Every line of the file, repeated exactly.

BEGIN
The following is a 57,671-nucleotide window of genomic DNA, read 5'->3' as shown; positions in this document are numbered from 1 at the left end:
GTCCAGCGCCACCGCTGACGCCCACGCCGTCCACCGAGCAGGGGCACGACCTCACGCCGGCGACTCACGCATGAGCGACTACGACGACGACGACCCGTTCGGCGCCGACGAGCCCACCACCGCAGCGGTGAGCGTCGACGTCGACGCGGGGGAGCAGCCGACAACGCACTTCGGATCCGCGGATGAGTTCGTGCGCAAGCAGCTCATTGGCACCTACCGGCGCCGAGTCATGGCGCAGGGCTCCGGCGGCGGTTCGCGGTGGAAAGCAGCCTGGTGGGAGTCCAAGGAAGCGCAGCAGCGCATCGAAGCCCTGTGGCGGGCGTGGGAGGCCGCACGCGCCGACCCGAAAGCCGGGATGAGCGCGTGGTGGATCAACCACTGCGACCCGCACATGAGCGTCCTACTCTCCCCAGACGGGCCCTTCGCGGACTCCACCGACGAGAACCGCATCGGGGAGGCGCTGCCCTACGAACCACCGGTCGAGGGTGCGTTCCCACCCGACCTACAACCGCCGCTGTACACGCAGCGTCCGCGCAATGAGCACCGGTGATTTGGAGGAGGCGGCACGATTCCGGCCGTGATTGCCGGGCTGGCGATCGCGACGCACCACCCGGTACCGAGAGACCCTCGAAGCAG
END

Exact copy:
The following is a 57,671-nucleotide window of genomic DNA, read 5'->3' as shown; positions in this document are numbered from 1 at the left end:
GTCCAGCGCCACCGCTGACGCCCACGCCGTCCACCGAGCAGGGGCACGACCTCACGCCGGCGACTCACGCATGAGCGACTACGACGACGACGACCCGTTCGGCGCCGACGAGCCCACCACCGCAGCGGTGAGCGTCGACGTCGACGCGGGGGAGCAGCCGACAACGCACTTCGGATCCGCGGATGAGTTCGTGCGCAAGCAGCTCATTGGCACCTACCGGCGCCGAGTCATGGCGCAGGGCTCCGGCGGCGGTTCGCGGTGGAAAGCAGCCTGGTGGGAGTCCAAGGAAGCGCAGCAGCGCATCGAAGCCCTGTGGCGGGCGTGGGAGGCCGCACGCGCCGACCCGAAAGCCGGGATGAGCGCGTGGTGGATCAACCACTGCGACCCGCACATGAGCGTCCTACTCTCCCCAGACGGGCCCTTCGCGGACTCCACCGACGAGAACCGCATCGGGGAGGCGCTGCCCTACGAACCACCGGTCGAGGGTGCGTTCCCACCCGACCTACAACCGCCGCTGTACACGCAGCGTCCGCGCAATGAGCACCGGTGATTTGGAGGAGGCGGCACGATTCCGGCCGTGATTGCCGGGCTGGCGATCGCGACGCACCACCCGGTACCGAGAGACCCTCGAAGCAG